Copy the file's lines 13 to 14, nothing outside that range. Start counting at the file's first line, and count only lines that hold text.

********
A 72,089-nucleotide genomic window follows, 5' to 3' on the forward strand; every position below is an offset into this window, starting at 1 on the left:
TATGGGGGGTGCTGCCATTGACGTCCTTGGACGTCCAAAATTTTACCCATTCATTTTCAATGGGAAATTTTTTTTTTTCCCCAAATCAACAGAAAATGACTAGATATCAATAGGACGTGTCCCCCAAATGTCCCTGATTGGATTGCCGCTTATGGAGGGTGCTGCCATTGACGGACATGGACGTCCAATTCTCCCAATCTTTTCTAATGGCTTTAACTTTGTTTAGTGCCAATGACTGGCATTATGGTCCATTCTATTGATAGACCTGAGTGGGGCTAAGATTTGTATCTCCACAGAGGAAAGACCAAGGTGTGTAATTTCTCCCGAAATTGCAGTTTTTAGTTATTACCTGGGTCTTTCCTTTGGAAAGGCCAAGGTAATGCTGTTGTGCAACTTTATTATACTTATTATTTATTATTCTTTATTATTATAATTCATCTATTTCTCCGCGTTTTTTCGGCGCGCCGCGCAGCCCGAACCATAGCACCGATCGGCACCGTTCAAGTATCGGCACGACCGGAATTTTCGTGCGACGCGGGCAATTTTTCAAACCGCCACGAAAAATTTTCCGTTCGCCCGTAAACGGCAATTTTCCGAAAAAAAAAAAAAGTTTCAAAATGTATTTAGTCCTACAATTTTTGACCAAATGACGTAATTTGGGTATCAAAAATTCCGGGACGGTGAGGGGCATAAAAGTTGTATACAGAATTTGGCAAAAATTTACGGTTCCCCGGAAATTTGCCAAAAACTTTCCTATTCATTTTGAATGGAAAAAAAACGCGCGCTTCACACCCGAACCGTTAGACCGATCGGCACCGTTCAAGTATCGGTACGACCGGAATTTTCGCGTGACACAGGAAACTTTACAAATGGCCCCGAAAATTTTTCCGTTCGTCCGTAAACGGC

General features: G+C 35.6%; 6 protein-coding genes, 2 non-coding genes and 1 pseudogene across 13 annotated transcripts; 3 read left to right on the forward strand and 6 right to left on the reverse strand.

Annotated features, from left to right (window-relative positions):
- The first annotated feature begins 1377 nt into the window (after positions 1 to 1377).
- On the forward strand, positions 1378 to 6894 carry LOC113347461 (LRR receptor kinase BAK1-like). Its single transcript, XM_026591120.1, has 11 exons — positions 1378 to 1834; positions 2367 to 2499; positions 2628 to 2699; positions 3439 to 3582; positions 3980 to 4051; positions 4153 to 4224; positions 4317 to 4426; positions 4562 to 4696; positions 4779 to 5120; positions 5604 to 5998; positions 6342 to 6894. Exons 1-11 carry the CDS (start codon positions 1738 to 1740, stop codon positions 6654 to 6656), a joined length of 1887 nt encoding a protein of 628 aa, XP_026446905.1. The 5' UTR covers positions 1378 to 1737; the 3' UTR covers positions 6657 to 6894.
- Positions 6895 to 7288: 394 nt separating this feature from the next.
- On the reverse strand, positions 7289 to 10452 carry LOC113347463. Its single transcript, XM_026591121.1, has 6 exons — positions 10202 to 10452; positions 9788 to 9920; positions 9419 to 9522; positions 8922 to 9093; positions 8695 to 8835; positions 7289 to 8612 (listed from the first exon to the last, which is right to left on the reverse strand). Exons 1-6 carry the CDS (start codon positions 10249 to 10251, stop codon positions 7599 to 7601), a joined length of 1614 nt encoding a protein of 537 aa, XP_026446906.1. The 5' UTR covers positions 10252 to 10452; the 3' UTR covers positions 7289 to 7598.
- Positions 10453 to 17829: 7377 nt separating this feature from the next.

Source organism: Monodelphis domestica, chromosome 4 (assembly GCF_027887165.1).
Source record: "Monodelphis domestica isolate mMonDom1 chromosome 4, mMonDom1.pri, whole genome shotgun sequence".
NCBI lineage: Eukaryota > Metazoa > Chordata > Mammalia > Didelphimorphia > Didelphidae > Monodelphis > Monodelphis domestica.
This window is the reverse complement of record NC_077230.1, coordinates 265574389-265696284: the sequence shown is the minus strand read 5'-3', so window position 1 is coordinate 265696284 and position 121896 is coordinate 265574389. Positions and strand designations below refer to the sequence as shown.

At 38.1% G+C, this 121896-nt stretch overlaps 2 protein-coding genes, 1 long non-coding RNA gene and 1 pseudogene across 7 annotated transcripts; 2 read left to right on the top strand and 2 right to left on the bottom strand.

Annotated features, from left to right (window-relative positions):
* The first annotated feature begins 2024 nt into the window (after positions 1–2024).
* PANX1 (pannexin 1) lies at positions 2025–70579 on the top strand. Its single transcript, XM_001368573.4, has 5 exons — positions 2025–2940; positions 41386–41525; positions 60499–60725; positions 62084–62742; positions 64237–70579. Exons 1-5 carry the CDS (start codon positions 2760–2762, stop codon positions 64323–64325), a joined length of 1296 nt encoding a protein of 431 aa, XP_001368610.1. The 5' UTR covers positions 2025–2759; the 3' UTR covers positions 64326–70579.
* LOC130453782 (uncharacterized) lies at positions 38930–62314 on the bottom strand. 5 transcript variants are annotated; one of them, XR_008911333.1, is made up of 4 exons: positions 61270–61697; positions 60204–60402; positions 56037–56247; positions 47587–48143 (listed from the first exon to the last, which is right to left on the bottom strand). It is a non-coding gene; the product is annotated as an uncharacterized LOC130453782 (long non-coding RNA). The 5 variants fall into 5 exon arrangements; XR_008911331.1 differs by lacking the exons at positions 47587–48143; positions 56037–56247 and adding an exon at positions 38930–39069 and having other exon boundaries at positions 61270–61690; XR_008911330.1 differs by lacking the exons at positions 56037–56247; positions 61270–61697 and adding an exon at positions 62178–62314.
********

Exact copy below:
This window is the reverse complement of record NC_077230.1, coordinates 265574389-265696284: the sequence shown is the minus strand read 5'-3', so window position 1 is coordinate 265696284 and position 121896 is coordinate 265574389. Positions and strand designations below refer to the sequence as shown.

At 38.1% G+C, this 121896-nt stretch overlaps 2 protein-coding genes, 1 long non-coding RNA gene and 1 pseudogene across 7 annotated transcripts; 2 read left to right on the top strand and 2 right to left on the bottom strand.